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French bets ruling could be windfall for sport 13/6/2008
Matt Scott

A French high court ruling has paved the way for sports governing bodies to charge betting companies for permission to offer markets on their tournaments.

Fédération Française de Tennis
Fédération Française de Tennis
The decision, made last week, could help sport tap a commercial stream as significant as the multi-million pound broadcast-rights market. As a result of the ruling all internet bookmakers offering bets in France on sports events will be forced to pay a premium to the event's organiser. The ruling, following a case brought by the Fédération Française de Tennis against the internet firms Unibet and Expekt, follows a similar resolution from the 47-member-state Council of Europe in January. That declared an intention to "better protect the intellectual property of fixture lists for sports events".

The two Internet sites were banned by a French court from taking online bets in France on matches at the Roland-Garros tennis championship in Paris. Unibet and Expekt, both based in Malta, were also ordered to pay 800,000 euros (1.24 million dollars) in damages and interest to the French tennis federation, which owns the rights to the much-watched sporting classic.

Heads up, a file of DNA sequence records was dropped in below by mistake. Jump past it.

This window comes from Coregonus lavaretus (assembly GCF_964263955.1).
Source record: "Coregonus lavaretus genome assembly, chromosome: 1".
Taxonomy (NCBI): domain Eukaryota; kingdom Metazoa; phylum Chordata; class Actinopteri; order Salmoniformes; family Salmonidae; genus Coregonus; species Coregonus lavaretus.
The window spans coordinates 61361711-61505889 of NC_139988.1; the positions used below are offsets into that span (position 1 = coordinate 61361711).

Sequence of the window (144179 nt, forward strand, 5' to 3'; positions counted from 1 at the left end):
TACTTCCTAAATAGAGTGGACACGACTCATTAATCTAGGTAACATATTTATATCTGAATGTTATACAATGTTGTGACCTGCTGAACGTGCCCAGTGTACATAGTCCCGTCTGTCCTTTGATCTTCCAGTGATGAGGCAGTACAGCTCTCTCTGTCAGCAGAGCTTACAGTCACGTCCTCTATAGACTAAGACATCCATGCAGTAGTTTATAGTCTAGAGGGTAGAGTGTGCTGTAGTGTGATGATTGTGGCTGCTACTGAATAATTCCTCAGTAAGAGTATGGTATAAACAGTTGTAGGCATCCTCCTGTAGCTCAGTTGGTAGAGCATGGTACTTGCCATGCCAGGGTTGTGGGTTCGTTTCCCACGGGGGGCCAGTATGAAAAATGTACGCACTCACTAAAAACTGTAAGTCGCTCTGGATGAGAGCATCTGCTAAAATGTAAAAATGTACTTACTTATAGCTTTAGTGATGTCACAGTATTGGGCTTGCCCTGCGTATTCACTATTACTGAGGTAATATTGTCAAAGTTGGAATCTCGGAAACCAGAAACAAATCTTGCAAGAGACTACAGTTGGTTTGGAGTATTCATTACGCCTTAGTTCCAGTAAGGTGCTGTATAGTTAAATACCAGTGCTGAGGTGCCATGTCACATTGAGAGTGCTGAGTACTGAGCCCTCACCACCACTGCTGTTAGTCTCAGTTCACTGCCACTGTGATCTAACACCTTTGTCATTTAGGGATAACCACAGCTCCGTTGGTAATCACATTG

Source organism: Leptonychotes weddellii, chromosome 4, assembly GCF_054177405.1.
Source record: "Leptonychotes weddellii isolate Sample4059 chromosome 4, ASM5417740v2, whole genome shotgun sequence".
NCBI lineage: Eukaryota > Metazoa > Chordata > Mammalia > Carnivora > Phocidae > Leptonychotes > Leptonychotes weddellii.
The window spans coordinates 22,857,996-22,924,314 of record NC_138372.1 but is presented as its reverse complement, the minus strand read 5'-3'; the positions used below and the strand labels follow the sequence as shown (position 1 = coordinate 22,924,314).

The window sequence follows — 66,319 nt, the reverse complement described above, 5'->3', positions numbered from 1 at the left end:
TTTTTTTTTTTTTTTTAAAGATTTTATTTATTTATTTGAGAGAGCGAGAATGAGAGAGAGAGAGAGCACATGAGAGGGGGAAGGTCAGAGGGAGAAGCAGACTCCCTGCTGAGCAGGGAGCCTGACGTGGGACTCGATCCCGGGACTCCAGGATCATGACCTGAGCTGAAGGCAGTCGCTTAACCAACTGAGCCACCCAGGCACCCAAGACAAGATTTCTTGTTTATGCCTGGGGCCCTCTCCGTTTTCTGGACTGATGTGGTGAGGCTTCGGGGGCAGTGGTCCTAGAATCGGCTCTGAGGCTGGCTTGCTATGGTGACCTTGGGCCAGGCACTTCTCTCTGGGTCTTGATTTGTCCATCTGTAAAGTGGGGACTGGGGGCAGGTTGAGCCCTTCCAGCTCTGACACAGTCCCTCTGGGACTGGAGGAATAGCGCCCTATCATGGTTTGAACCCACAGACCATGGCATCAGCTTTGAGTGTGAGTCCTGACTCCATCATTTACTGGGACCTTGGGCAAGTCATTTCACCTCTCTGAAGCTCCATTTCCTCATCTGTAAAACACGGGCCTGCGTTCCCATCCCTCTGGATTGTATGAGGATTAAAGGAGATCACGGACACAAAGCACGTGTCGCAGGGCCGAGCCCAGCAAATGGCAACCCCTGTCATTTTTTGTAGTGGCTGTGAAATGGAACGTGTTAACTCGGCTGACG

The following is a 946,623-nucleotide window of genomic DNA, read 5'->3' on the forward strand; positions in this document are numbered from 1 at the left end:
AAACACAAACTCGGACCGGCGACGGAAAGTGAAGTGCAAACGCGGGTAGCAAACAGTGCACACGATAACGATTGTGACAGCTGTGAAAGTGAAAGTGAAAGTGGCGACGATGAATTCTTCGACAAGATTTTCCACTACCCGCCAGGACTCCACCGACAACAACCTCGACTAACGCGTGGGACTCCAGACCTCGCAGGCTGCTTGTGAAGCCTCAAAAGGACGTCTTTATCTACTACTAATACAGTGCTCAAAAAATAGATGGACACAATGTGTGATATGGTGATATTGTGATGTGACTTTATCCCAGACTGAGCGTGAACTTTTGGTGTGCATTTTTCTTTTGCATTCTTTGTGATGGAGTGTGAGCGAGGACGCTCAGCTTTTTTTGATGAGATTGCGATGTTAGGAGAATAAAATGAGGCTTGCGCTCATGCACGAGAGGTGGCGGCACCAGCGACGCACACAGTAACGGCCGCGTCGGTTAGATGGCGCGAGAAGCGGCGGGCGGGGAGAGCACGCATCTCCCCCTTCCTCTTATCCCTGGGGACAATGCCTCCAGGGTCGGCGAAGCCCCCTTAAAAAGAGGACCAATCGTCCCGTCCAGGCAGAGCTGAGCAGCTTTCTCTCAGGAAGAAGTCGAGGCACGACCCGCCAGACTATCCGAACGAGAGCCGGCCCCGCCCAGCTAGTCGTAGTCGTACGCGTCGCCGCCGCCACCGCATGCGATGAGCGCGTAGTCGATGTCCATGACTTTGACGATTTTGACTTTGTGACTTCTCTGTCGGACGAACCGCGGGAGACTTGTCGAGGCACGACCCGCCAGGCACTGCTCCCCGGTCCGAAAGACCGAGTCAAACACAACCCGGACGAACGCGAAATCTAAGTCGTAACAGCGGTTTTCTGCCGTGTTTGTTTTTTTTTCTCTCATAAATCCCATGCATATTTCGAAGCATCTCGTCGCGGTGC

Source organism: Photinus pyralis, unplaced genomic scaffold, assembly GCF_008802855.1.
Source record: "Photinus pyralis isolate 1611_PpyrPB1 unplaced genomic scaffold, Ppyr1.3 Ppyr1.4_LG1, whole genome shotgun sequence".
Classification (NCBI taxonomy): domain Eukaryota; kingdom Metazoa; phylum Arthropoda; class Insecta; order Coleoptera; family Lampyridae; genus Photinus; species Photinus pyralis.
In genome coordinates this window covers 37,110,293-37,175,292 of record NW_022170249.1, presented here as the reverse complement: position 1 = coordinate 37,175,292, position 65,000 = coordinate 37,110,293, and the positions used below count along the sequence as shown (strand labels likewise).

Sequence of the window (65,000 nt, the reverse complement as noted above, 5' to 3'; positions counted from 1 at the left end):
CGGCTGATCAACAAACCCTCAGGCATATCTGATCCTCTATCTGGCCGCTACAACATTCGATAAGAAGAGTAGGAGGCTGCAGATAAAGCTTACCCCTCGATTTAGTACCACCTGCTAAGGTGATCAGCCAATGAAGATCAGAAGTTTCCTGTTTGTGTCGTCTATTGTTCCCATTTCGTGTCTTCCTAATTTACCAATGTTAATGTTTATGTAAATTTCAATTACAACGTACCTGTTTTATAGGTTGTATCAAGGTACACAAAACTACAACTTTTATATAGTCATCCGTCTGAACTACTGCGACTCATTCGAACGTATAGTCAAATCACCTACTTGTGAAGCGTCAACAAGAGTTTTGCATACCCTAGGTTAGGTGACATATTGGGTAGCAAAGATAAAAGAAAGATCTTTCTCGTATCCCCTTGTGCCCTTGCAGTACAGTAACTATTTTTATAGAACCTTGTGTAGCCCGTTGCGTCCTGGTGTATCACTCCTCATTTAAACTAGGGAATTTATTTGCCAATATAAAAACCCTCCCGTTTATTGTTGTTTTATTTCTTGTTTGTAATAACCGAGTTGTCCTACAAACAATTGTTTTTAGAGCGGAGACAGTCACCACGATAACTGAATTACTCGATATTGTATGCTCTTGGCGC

In two distinct rulings, the court ruled that both sites "violated the operating monopoly conferred on the French tennis federation, the organisers of the tournament." It ordered Expekt to pay 300,000 euros in damages and interest, and Unibet 500,000 euros.

The verdict will be applicable in the UK, as British bookmakers such as Betfair, Ladbrokes and William Hill will have to pay for events such as the Tour de France.

The issue will be on the agenda at the summer meeting of the Sports Rights Owners Coalition, which will pressure government to introduce a similar system in the UK.

"There will be a very interesting question for the International Olympic Committee when it comes to Europe," said a high-level source. "If you are betting on London 2012 through an online operator in France you will have to pay the IOC. If Paris had won the right to the 2012 Games everybody would have been charged a premium but not in London. The IOC might like to address that with the government."